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Friday, June 11, 2010

The Advanced Spectroscopic Portal Program: Background and Issues for Congress

Dana A. Shea
Specialist in Science and Technology Policy

John D. Moteff
Specialist in Science and Technology Policy

Daniel Morgan
Specialist in Science and Technology Policy

The Domestic Nuclear Detection Office (DNDO) of the Department of Homeland Security (DHS) is charged with developing and procuring equipment to prevent a terrorist nuclear or radiological attack in the United States. At the forefront of DNDO's efforts are technologies currently deployed and under development whose purpose is to detect smuggled nuclear and radiological materials. These technologies include existing radiation portal monitors and next generation replacements known as advanced spectroscopic portals (ASPs).

Customs and Border Protection officers use radiation portal monitors to detect radiation emitted from conveyances, such as trucks, entering the United States. When combined with additional equipment to identify the source of the emitted radiation, they provide a detection and identification capability to locate smuggled nuclear and radiological materials. The ASPs currently under testing integrate these detection and identification steps into a single process. By doing this, DHS aims to reduce the impact of radiation screening on commerce while increasing its ability to detect illicit nuclear material.

The speed of ASP development and deployment, the readiness of ASP technology, and the potential benefits of the ASP program relative to its cost have all been topics of extensive congressional interest. Congress has held oversight hearings on the ASP program since 2006. Additionally, since FY2007, Congress has each year required that the Secretary of Homeland Security certify that ASPs will result in a "significant increase in operational effectiveness" before DHS can obligate appropriated funds for full-scale ASP procurement. The DNDO asserts that the secretarial certification and the full-scale production decision will be made separately. Secretarial certification is still pending.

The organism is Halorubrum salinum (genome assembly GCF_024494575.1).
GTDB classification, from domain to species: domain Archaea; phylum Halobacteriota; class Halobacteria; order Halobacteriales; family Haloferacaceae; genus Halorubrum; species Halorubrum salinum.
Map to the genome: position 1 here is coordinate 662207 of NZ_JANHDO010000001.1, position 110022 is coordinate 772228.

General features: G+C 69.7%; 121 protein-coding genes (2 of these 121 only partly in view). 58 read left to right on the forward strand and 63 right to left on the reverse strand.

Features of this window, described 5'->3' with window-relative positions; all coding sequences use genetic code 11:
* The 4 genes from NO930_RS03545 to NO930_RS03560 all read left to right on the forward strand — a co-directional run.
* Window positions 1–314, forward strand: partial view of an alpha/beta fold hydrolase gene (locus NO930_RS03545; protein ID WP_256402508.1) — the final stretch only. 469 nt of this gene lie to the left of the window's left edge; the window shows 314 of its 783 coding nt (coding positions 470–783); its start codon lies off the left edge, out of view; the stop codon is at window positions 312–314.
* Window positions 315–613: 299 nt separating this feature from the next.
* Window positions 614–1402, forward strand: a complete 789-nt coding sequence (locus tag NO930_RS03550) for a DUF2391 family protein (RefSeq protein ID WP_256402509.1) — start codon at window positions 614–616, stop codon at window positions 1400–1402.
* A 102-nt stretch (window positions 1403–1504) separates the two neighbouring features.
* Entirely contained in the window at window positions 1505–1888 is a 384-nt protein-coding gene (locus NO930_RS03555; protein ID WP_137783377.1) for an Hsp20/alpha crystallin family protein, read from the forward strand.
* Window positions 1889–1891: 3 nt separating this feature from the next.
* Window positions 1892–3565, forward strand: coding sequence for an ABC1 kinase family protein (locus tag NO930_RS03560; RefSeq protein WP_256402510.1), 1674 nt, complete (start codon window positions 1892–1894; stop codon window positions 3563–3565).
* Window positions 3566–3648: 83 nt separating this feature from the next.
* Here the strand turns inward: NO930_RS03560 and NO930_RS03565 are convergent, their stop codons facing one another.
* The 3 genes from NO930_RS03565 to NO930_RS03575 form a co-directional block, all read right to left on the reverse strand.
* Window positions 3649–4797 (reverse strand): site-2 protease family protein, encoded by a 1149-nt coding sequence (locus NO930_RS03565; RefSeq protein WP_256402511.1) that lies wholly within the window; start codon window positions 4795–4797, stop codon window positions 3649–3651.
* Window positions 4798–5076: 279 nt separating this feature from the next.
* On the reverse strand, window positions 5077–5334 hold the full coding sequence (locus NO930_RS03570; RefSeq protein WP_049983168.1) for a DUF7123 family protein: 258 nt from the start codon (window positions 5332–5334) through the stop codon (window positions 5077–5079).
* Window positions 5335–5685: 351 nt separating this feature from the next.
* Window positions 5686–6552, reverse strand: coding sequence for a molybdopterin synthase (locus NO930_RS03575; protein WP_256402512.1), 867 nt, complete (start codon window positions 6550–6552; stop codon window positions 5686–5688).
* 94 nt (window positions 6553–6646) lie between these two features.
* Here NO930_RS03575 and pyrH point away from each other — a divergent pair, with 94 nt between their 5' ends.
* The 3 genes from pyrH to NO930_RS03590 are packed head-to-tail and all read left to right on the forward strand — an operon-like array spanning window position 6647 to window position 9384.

Laboratory and field tests of the ASPs, cost-benefit analyses, and other activities are under way to inform the Secretary's certification decision. Among the issues Congress faces are whether to further define the expected performance of the ASP systems through additional legislation; how to assess whether the ASP systems are technologically ready to be deployed; how to weigh the potential economic and security benefits of ASP deployment against its financial cost; and whether the certification process developed by DHS to establish a "significant increase in operational effectiveness" is well founded.

Date of Report: May 21, 2010
Number of Pages: 21
Order Number: RL34750
Price: $29.95

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